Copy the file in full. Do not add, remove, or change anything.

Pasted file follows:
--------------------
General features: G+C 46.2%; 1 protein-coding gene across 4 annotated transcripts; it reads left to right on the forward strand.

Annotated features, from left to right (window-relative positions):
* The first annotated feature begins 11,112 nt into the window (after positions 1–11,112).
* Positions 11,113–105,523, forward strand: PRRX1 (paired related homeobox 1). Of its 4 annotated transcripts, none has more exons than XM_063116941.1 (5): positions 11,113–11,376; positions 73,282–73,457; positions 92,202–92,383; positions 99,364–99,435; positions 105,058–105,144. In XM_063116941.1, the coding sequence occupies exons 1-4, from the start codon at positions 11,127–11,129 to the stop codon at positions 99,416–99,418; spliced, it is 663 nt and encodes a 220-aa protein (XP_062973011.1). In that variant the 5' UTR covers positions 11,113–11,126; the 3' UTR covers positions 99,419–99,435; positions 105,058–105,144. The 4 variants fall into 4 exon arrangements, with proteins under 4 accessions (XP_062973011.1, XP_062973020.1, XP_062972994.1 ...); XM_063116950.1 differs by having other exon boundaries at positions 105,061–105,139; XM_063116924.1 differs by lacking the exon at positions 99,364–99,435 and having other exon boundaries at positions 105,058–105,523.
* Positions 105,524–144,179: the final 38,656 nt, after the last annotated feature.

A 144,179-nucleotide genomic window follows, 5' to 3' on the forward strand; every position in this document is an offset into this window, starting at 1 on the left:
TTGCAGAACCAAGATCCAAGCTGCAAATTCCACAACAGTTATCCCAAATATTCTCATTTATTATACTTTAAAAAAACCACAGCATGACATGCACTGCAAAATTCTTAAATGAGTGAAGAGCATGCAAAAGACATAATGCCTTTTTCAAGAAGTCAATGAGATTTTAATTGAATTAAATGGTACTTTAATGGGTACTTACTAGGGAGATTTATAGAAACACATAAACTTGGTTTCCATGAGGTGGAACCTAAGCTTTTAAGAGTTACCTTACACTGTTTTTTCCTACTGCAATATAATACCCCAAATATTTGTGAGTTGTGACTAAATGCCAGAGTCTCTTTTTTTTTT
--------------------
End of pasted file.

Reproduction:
General features: G+C 46.2%; 1 protein-coding gene across 4 annotated transcripts; it reads left to right on the forward strand.

Annotated features, from left to right (window-relative positions):
* The first annotated feature begins 11,112 nt into the window (after positions 1–11,112).
* Positions 11,113–105,523, forward strand: PRRX1 (paired related homeobox 1). Of its 4 annotated transcripts, none has more exons than XM_063116941.1 (5): positions 11,113–11,376; positions 73,282–73,457; positions 92,202–92,383; positions 99,364–99,435; positions 105,058–105,144. In XM_063116941.1, the coding sequence occupies exons 1-4, from the start codon at positions 11,127–11,129 to the stop codon at positions 99,416–99,418; spliced, it is 663 nt and encodes a 220-aa protein (XP_062973011.1). In that variant the 5' UTR covers positions 11,113–11,126; the 3' UTR covers positions 99,419–99,435; positions 105,058–105,144. The 4 variants fall into 4 exon arrangements, with proteins under 4 accessions (XP_062973011.1, XP_062973020.1, XP_062972994.1 ...); XM_063116950.1 differs by having other exon boundaries at positions 105,061–105,139; XM_063116924.1 differs by lacking the exon at positions 99,364–99,435 and having other exon boundaries at positions 105,058–105,523.
* Positions 105,524–144,179: the final 38,656 nt, after the last annotated feature.

A 144,179-nucleotide genomic window follows, 5' to 3' on the forward strand; every position in this document is an offset into this window, starting at 1 on the left:
TTGCAGAACCAAGATCCAAGCTGCAAATTCCACAACAGTTATCCCAAATATTCTCATTTATTATACTTTAAAAAAACCACAGCATGACATGCACTGCAAAATTCTTAAATGAGTGAAGAGCATGCAAAAGACATAATGCCTTTTTCAAGAAGTCAATGAGATTTTAATTGAATTAAATGGTACTTTAATGGGTACTTACTAGGGAGATTTATAGAAACACATAAACTTGGTTTCCATGAGGTGGAACCTAAGCTTTTAAGAGTTACCTTACACTGTTTTTTCCTACTGCAATATAATACCCCAAATATTTGTGAGTTGTGACTAAATGCCAGAGTCTCTTTTTTTTTT